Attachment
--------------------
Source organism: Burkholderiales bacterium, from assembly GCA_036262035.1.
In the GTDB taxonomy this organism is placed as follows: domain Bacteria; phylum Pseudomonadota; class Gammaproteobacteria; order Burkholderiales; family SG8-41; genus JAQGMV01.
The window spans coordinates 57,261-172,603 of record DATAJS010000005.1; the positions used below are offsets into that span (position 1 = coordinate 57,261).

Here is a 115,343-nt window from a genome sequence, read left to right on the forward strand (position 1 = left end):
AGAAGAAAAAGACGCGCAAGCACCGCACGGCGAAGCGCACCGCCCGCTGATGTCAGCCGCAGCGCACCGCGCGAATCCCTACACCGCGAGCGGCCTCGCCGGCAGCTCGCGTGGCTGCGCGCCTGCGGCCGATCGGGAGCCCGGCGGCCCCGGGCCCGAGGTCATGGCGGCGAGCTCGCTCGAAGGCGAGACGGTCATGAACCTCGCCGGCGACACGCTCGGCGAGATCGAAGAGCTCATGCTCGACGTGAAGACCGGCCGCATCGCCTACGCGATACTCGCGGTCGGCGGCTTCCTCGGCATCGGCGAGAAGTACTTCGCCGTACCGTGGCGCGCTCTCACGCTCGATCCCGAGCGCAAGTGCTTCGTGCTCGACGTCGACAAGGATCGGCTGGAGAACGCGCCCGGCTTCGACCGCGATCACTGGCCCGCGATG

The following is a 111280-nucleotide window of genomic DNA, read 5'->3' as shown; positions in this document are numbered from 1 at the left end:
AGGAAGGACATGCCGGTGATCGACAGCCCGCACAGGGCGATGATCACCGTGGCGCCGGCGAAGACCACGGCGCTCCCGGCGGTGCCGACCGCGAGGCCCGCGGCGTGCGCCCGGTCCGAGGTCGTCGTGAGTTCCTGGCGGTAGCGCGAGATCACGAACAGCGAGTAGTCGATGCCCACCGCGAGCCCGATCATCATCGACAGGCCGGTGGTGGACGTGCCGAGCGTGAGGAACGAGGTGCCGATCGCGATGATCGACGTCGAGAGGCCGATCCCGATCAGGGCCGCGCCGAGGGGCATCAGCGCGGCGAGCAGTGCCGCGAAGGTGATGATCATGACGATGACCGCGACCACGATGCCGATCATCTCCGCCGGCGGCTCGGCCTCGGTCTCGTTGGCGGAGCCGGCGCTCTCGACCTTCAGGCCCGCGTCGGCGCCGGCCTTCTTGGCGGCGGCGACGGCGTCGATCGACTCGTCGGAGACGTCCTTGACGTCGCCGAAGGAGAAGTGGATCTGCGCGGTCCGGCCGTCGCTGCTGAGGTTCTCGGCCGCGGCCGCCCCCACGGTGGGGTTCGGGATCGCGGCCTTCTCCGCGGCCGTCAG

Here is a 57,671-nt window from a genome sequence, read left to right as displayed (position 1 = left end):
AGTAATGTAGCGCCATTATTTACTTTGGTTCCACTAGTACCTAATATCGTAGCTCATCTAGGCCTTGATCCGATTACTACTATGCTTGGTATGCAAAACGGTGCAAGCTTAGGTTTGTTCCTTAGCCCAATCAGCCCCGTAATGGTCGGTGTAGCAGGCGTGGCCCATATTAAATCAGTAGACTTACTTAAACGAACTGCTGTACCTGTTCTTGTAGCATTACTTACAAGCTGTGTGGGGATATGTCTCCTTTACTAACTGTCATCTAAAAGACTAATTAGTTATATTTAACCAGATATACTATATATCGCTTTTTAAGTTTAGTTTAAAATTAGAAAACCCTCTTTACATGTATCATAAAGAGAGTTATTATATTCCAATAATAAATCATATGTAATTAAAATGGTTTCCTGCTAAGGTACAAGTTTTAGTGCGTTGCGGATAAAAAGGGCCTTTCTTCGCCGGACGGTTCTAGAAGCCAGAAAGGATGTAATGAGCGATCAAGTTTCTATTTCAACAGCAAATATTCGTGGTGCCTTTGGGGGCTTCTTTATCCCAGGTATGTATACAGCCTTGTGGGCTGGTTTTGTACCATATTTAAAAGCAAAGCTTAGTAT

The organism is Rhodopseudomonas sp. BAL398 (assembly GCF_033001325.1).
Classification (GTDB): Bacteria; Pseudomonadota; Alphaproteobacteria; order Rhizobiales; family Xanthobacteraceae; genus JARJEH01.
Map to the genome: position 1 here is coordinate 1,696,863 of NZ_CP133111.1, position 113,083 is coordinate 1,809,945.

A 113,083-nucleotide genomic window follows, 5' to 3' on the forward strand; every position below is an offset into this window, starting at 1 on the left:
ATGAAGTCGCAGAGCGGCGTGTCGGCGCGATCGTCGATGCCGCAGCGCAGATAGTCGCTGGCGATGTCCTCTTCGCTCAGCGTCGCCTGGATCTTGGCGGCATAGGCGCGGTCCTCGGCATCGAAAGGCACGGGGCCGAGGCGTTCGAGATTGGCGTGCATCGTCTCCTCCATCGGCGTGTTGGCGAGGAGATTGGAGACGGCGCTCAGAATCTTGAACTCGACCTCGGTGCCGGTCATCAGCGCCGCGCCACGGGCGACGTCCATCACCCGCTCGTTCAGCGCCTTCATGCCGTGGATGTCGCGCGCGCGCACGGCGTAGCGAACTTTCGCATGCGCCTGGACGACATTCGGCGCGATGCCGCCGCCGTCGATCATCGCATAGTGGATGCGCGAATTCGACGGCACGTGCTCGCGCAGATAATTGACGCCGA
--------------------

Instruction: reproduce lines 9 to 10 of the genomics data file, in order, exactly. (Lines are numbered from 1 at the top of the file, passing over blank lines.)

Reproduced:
AGTAATGTAGCGCCATTATTTACTTTGGTTCCACTAGTACCTAATATCGTAGCTCATCTAGGCCTTGATCCGATTACTACTATGCTTGGTATGCAAAACGGTGCAAGCTTAGGTTTGTTCCTTAGCCCAATCAGCCCCGTAATGGTCGGTGTAGCAGGCGTGGCCCATATTAAATCAGTAGACTTACTTAAACGAACTGCTGTACCTGTTCTTGTAGCATTACTTACAAGCTGTGTGGGGATATGTCTCCTTTACTAACTGTCATCTAAAAGACTAATTAGTTATATTTAACCAGATATACTATATATCGCTTTTTAAGTTTAGTTTAAAATTAGAAAACCCTCTTTACATGTATCATAAAGAGAGTTATTATATTCCAATAATAAATCATATGTAATTAAAATGGTTTCCTGCTAAGGTACAAGTTTTAGTGCGTTGCGGATAAAAAGGGCCTTTCTTCGCCGGACGGTTCTAGAAGCCAGAAAGGATGTAATGAGCGATCAAGTTTCTATTTCAACAGCAAATATTCGTGGTGCCTTTGGGGGCTTCTTTATCCCAGGTATGTATACAGCCTTGTGGGCTGGTTTTGTACCATATTTAAAAGCAAAGCTTAGTAT

The organism is Rhodopseudomonas sp. BAL398 (assembly GCF_033001325.1).